4. I think the retail component of the cycle is crucial. It's where candidates are forced to act and react, as opposed to just falling back on tightly controlled press conferences (disappearing anyway!) and wholesale paid media. Think of the moments that were valuable data for party actors: Obama's Iowa JJ dinner speech; Hillary's verklempt NH kaffeeklatsch; the Big Dog's Jesse Jackson comparison; the Oprah! tour. The Dean Scream; The Comeback Kid; Hymietown, for which Jackson had to atone at a synagogue in NH; Muskie (not) misting up on the steps of the Manchester Union-Leader. Whether or not they accurately reflect on a candidate's fitness for office, these events are a big part of the winnowing process. There would be far fewer of them in a regional or national primary.

  5. The next big thing for the D's is that they have to get rid of this awful travesty of super delegates to national conventions.

    This is ademocratic, and an abomination, and I can't believe the Left sits still for that nonsense. But it does give us a hint of their mindset, I suppose. Your betters know better than you, donchyaknow.



    There isn't much you can do about states jockeying for position, even if some of these philistines start primarying before Thanksgiving. Ultimately, candidates will start ignoring them, and deemphasizing them, if they cramp their campaign style. Already, candidates skip Iowa and NH sometimes. That practice would expand.

  6. wkdewey,

    Three things about the poor saps in South Dakota (as some might put it). One is that they trade the chance of winnowing for the very small chance to tip the balance in close races, which is at least not a crazy-in-principle trade-off. The second is that the role of the primaries as I see it is mostly to produce information for party actors and then to ratify the collective decision of party actors, so it's not really the case that voters in IA and NH decide everything. And the third is that there's an illusion going on here about what voting can actually do from the point of view of individual voters. If you really want to be a meaningful participant, become a party actor.


    There's nothing at all undemocratic about the superdelegates. Also, no one skips Iowa and New Hampshire and wins the nomination.

  7. Boy do we ever have a chasm between us.

    Super delegates are ademocratic and an abomination. Again, I can't see how the Left tolerates this. It's just a travesty. But it is a statement as to what they are at heart, I believe.

  8. Don't forget that in many cases primaries for state offices are tied into the presidential nominating elections. Could be some state office holders don't want a 10-month general election campaign for their own offices?

    One little story that I thought ran under the radar last cycle was that John Edwards dropped out before Super Tuesday with about 17 delegates. With the Dems proportional representation system, I thought it was plausible that Edwards could have cobbled together another 150-200 delegates out of the 1700 or so up for grabs that day.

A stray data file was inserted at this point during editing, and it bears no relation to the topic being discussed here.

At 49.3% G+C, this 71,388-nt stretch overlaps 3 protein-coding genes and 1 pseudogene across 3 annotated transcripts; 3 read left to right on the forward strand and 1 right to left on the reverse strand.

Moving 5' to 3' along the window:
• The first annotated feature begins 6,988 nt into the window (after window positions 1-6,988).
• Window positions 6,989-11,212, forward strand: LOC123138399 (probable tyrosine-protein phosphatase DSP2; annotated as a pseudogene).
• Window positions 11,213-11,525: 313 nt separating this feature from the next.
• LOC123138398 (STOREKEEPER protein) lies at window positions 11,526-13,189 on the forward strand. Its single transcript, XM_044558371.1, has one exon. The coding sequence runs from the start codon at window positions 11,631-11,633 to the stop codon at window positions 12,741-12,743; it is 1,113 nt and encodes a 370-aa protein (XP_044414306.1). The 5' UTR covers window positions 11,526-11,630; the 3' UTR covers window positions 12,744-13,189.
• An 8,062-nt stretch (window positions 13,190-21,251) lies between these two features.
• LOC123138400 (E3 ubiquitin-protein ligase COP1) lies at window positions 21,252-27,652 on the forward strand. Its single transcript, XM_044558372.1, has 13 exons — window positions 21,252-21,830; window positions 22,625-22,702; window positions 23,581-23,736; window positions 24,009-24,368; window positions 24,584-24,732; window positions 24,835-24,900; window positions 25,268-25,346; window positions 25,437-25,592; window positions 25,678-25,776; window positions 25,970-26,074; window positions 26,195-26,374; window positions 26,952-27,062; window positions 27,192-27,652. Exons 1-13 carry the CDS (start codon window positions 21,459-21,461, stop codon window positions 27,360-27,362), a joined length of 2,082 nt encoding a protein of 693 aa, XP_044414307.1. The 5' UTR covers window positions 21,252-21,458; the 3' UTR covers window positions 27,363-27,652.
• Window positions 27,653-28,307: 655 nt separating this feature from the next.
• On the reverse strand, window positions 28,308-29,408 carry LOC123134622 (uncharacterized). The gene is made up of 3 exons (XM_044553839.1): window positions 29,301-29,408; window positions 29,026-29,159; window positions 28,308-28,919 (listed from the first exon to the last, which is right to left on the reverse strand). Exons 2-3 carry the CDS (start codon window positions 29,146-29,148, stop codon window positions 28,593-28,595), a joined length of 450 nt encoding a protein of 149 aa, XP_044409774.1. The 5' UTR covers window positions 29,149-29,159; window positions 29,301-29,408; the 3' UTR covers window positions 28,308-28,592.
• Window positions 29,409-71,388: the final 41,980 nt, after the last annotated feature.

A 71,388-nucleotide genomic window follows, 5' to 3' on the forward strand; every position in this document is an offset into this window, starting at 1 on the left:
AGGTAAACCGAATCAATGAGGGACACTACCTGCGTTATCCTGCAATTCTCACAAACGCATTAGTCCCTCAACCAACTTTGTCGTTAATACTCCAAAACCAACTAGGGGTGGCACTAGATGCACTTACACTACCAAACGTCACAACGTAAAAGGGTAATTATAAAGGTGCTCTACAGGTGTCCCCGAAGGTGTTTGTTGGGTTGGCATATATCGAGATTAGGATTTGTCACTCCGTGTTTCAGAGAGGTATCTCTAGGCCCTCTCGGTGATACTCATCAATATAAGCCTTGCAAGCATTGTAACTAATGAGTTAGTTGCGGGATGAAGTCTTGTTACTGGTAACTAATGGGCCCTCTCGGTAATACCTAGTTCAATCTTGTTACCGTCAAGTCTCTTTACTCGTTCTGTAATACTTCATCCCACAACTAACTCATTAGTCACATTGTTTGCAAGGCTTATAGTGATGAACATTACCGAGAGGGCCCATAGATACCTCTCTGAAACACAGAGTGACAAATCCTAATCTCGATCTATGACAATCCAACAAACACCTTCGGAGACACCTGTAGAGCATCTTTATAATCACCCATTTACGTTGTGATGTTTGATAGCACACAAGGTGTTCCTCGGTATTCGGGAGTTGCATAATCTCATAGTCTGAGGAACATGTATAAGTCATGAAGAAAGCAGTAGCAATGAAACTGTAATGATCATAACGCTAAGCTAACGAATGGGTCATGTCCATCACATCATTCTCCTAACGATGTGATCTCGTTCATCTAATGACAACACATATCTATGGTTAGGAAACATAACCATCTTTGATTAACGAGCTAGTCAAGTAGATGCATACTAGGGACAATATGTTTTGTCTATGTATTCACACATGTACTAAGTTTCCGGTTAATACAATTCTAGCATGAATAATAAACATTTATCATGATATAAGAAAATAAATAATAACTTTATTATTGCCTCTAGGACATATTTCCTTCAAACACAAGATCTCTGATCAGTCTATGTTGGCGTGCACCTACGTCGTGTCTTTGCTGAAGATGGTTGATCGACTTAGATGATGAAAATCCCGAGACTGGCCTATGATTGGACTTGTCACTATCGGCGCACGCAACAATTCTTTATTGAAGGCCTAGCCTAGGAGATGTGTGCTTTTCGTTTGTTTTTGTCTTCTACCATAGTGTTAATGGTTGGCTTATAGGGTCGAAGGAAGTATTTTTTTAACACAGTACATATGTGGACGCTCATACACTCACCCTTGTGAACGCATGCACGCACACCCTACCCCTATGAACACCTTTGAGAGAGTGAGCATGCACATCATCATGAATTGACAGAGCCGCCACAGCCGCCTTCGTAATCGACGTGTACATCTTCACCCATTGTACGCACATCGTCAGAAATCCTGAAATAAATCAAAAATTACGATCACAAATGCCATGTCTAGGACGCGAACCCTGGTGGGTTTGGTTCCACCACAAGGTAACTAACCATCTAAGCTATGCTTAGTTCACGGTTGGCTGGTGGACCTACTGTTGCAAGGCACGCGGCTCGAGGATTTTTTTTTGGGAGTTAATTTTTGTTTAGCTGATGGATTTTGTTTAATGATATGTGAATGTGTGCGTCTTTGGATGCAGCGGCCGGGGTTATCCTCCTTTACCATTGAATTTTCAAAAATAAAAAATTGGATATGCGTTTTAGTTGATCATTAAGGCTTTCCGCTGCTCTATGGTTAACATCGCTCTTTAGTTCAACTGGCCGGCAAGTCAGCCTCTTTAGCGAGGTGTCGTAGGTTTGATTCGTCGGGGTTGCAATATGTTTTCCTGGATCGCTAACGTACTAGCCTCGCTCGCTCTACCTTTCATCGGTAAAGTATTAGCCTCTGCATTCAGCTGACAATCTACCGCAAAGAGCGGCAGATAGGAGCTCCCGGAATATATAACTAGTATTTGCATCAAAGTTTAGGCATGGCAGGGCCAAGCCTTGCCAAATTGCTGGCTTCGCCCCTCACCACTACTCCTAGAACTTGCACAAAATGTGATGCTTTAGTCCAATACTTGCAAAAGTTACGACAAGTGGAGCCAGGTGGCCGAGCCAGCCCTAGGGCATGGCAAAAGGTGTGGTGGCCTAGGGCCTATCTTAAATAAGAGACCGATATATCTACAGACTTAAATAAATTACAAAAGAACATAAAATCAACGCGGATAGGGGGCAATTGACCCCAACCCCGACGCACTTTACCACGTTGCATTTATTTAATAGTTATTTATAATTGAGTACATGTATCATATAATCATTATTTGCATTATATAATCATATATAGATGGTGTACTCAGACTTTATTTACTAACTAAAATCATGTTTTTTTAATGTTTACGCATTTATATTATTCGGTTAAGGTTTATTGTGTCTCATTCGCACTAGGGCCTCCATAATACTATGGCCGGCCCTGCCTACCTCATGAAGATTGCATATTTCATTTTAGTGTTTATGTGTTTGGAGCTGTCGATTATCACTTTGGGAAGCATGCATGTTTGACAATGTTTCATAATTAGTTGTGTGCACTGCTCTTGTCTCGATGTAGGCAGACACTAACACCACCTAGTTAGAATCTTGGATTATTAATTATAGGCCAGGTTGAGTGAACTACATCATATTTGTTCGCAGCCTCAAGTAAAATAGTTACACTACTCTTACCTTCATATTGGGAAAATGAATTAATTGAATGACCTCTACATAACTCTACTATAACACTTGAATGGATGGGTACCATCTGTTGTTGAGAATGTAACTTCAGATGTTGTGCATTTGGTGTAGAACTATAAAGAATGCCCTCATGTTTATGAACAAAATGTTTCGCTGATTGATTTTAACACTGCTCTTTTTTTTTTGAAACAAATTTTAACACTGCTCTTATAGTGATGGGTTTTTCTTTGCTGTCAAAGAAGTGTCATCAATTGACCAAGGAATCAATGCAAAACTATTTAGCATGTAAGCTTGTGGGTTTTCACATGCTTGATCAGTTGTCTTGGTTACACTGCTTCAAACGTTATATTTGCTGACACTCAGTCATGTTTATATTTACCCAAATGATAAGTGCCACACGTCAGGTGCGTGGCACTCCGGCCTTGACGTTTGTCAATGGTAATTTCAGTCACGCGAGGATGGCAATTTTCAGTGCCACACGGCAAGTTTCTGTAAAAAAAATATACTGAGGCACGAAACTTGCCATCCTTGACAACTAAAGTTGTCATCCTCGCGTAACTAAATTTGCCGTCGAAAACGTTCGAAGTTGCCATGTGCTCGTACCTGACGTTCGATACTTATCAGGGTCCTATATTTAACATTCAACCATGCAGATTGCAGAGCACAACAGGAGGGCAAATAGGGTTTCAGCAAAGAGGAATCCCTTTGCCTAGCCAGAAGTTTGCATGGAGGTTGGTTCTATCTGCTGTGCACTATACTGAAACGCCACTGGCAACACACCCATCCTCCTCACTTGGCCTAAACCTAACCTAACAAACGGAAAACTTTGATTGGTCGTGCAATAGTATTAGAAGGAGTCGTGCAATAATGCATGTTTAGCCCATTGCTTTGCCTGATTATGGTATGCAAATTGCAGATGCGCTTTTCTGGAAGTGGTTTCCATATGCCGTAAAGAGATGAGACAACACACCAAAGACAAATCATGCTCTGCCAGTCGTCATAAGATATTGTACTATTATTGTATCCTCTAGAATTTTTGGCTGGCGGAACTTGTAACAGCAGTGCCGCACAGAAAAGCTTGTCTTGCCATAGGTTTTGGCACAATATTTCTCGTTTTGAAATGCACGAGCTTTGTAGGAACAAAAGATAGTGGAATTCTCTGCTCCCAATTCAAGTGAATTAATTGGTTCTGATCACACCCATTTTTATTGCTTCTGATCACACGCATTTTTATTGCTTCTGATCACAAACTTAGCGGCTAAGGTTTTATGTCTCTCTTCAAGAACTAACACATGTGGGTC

The whole Edwards' affair scandal aside, I wonder if the party really wants to promote a system where a liberal Ron Paul type could not win states, but pile up enough delegates to potentially become a kingmaker?

  9. Also, no one skips Iowa and New Hampshire and wins the nomination.


    And you should be careful with these types of absolutes. They're true until they're not, and if those little states leave the herd, it'll likely start being untrue.

    It's only natural that folks will start gravitating towards the main herd, if a few strays wander off the pasture. The confluence and sudden sequence of primaries is what makes the first states of importance. Remove the confluence and sudden sequence and cramped schedule... and that importance is bound to diminish.

  10. ...I wonder if the party really wants to promote a system where a liberal Ron Paul type could not win states, but pile up enough delegates to potentially become a kingmaker?


    Yeah, and kingmaker is the super delegates' job!

    You gotta have a super delegate union card, and no steeeenking liberal Ron Paul is ever gonna get one of those, you may depend. ;-)

  11. Thanks for totally ignoring the substance of my post in order to make yet another hacktastic concern trolling post, Anon. Cheers.

    But the superdelegates only would become an issue if they tipped the nomination to a candidate that didn't win the primary contests. A political truth that Obama used to great effect over the course of a grinding process that he all but clinched (a lead in delegates won in primaries/caucuses) by the end of February.

    The expectation is that the superdelegates would only act en masse in a case like the Edwards scandal popping up, if Edwards had been the leader for the nomination. The SDs are a backstop against some very extraordinary event.

    I'm wondering what happens if in 2016, you end up like this:

    Candidate A - 1850 delegates
    Candidate B - 1700 delegates
    Candidate C - 300 delegates

    If C gives their support to B, what do the superdelegates do then? Even with no scandals involved, it would make the Obama/H Clinton tussle look like thumb wrestling.